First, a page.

Industrialization, population growth, and urbanization are all trends driving the explosive growth of the construction industry. Creating buildings to house people and operate industry, together with building infrastructure to provide public services, requires prodigious quantities of energy and materials. Most of these virgin materials are non-renewable, and resource shortages caused by the development of the built environment are becoming increasingly inevitable. The gradually evolved circular economy (CE) is considered a way to ease the depletion of resources by extending service life, increasing efficiency, and converting waste into resources. However, the circularity of construction materials shows heavy regional distinctness due to the difference in spatial contexts in the geographical sense, resulting in the same CE business models (CEBMs) not being adapted to all regions. To optimize resource loops and formulate effective CEBMs, it is essential to understand the relationship between space and CE in the built environment. This paper reviews existing publications to summarize the research trends, examine how spatial features are reflected in the circularity of materials, and identify connections between spatial and CE clues. We found that the majority of contributors in this interdisciplinary field are from countries with middle to high levels of urbanization. Further, the case analysis details the material dynamics in different spatial contexts and links space and material cycles. The results indicate that the spatial characteristics can indeed influence the circularity of materials through varying resource cycling patterns. By utilizing spatial information wisely can help design locally adapted CEBMs and maximize the value chain of construction materials.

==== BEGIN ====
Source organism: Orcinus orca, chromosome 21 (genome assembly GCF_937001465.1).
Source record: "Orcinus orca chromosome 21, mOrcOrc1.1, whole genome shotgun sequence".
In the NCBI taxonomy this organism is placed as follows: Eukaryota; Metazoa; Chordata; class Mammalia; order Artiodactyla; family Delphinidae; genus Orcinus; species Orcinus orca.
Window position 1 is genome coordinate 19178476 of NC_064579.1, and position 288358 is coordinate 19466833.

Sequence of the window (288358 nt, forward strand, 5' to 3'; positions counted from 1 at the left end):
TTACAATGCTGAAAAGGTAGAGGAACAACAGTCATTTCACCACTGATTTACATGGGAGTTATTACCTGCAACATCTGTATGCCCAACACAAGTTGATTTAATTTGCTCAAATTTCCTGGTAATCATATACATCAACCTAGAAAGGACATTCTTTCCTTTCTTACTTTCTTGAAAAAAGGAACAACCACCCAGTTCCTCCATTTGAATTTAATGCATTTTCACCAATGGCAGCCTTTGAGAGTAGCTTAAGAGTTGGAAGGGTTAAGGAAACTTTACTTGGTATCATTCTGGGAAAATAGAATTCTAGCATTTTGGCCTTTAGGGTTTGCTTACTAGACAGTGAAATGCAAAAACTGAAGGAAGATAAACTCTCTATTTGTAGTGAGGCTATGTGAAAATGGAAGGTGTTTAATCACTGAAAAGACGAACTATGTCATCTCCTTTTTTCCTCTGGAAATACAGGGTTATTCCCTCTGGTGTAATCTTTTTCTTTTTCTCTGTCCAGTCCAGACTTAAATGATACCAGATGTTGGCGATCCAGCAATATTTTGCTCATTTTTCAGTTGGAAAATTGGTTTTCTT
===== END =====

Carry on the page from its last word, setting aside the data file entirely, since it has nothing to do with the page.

Significant demand for natural resources has arisen with the massive expansion of the cities and the rising population worldwide. The development of the built environment is the largest consumer of resources, consuming approximately 35–45% of materials and contributing 40% of global GHG emissions associated with material use (Hertwich et al. 2020; Mhatre et al. 2021). The ensuing resource exploration and related environmental impacts have intensified. It is estimated that the global consumption of building materials has tripled from 2000 to 2017 and produced 30–40% of the world’s solid waste and nearly 5 Gt CO2 emissions, or 10% of global annual emissions (EMF 2015; Pomponi and Moncaster 2017; Hertwich et al. 2020; López Ruiz et al. 2020; Huang et al. 2020).